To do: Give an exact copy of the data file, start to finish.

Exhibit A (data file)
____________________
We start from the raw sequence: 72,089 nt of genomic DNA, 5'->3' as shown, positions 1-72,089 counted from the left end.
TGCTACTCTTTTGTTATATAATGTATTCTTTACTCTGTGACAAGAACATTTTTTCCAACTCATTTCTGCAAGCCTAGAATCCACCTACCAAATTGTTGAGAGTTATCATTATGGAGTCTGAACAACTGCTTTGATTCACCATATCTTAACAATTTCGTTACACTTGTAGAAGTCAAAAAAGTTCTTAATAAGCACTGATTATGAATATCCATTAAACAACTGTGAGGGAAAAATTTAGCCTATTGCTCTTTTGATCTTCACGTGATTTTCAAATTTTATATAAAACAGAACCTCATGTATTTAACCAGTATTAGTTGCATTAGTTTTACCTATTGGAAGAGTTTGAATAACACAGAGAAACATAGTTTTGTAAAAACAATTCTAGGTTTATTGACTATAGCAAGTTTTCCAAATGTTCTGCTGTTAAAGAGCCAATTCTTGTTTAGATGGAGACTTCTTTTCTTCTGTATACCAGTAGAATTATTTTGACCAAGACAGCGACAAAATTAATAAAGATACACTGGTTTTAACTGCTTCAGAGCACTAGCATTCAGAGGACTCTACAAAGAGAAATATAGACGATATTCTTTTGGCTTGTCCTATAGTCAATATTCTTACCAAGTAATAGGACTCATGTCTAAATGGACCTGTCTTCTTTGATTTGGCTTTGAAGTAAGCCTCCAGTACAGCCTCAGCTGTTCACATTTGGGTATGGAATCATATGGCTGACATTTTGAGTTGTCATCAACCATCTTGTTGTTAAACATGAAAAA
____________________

We start from the raw sequence: 72,089 nt of genomic DNA, 5'->3' as shown, positions 1-72,089 counted from the left end.
TGCTACTCTTTTGTTATATAATGTATTCTTTACTCTGTGACAAGAACATTTTTTCCAACTCATTTCTGCAAGCCTAGAATCCACCTACCAAATTGTTGAGAGTTATCATTATGGAGTCTGAACAACTGCTTTGATTCACCATATCTTAACAATTTCGTTACACTTGTAGAAGTCAAAAAAGTTCTTAATAAGCACTGATTATGAATATCCATTAAACAACTGTGAGGGAAAAATTTAGCCTATTGCTCTTTTGATCTTCACGTGATTTTCAAATTTTATATAAAACAGAACCTCATGTATTTAACCAGTATTAGTTGCATTAGTTTTACCTATTGGAAGAGTTTGAATAACACAGAGAAACATAGTTTTGTAAAAACAATTCTAGGTTTATTGACTATAGCAAGTTTTCCAAATGTTCTGCTGTTAAAGAGCCAATTCTTGTTTAGATGGAGACTTCTTTTCTTCTGTATACCAGTAGAATTATTTTGACCAAGACAGCGACAAAATTAATAAAGATACACTGGTTTTAACTGCTTCAGAGCACTAGCATTCAGAGGACTCTACAAAGAGAAATATAGACGATATTCTTTTGGCTTGTCCTATAGTCAATATTCTTACCAAGTAATAGGACTCATGTCTAAATGGACCTGTCTTCTTTGATTTGGCTTTGAAGTAAGCCTCCAGTACAGCCTCAGCTGTTCACATTTGGGTATGGAATCATATGGCTGACATTTTGAGTTGTCATCAACCATCTTGTTGTTAAACATGAAAAA